Another business that hasn’t seen too much change is affiliate company Affiliate Nutra
. Shipping times of their private label supplements have changed, like many companies are seeing, but overall Affiliate Nutra has not changed their current marketing strategy.
Chase Kost of ChaseDaddy.com
suggests that this is a good time to ramp up your company’s social media presence.
Rick of JoyPixels.com
has seen a drop in business. To combat this and help out companies that might need a marketing boost right not, they are offering 25 – 50% discount on their Enterprise packages. JoyPixels was invented in 2014 out of necessity for businesses to use custom emojis, animations, and other graphics for legal distribution.
Rick recommends businesses that are having hardships should access available resources. “Research how the Cares stimulus can benefit your small business, or contact your accountant.”
One Las Vegas rental business is doing their part of help healthcare professionals. “I have decreased my rates to just enough to break even on my expenses and extended my stays to from no longer than a week to longer than a month. This is to help healthcare professionals have reasonably priced housing for their needs and to offer help people who are displaced by the pandemic have affordable, furnished housing options.” The company, Vegas Oasis, has been hit hard, like many that depend on tourism. Instead of focusing on profits, the company is finding a way to help.
They have also changed their messaging to reflect current concerns of consumers. “On hospitality platforms I have changed the messaging to emphasis how my properties are ideal for this moment in time with fully appointed kitchens, even though many of them are smaller spaces, and also how we professionally clean the and sanitize the spaces to the highest standards.”
Their targeting has changed, leveraging social media more than ever before. “I have direct marketed to my robust social network, something I have never done before, communicating how my housing could be ideal for people needing to downsize and cut costs with great success thus far.”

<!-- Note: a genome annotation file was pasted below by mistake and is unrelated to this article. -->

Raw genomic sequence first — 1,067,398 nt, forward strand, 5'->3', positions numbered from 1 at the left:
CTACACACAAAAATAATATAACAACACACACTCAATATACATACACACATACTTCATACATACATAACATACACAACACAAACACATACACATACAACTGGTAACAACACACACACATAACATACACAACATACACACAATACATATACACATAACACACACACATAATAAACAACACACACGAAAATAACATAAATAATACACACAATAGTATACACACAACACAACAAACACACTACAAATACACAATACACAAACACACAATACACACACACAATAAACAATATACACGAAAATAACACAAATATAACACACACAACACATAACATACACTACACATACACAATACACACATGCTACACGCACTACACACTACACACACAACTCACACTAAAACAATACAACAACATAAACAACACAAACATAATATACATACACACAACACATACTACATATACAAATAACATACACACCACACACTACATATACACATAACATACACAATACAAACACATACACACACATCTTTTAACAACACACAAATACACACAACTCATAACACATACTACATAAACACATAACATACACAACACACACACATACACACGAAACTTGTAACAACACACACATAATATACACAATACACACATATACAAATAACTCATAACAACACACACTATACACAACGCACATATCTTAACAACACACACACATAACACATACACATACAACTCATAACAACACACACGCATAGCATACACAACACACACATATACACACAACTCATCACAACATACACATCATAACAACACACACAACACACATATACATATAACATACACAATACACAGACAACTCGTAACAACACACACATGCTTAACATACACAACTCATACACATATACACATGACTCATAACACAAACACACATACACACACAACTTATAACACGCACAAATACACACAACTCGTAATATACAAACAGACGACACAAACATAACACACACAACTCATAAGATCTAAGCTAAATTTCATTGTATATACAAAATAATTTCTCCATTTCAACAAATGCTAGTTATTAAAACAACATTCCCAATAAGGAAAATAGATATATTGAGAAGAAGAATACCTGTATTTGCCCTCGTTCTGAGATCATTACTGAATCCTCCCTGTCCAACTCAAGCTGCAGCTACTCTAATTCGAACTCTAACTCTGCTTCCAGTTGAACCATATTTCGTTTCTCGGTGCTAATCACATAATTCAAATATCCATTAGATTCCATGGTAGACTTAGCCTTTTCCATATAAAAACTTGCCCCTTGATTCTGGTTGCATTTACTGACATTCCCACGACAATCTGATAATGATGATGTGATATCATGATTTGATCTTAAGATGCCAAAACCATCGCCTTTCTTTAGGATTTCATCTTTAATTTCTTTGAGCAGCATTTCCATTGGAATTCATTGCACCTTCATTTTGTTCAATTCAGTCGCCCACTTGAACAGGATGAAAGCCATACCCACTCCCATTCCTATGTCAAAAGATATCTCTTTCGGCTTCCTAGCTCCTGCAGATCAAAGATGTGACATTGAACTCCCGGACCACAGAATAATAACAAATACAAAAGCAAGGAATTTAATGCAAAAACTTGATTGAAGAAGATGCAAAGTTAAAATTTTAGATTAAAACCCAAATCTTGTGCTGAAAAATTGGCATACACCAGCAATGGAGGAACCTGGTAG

Vegas Oasis recommends other companies create a plan to just stay afloat, while at the same time be flexible and ready to change that plan as the things change around us. “I can only share what's working for me: make a plan or few on how to cover your expenses, or come as close as possible, so to have a business to operate at a profit in the future, be willing to make quick adjustments away from what's not working and embrace what is working based on market feedback and essentially be an entrepreneur on hyperspeed.”
Jonathan Ritchie of Rapid Supply Service
s has also found that being able to adapt quickly was essential to the survival of his business. “If we did not pivot quickly, we would have watched it destroy us.” They are using this time to plan for the future, offering older generation products at discounted rates to fund future generation products. The company has also ramped up their social media advertising to market their new product offerings and improvements.
He recommends businesses be flexible and move quickly. “Do not wait to make a change. Everything around you has changed and you cannot force the world to fit your business plan; you must adjust your plan to fit the new world.”
Kyle Calwhite of Bisk Education
has not seen a significant change in business during this time, other than switching to working remotely. He recommends companies focus on the needs of their customers. "Find effective ways to help people and focus on their needs."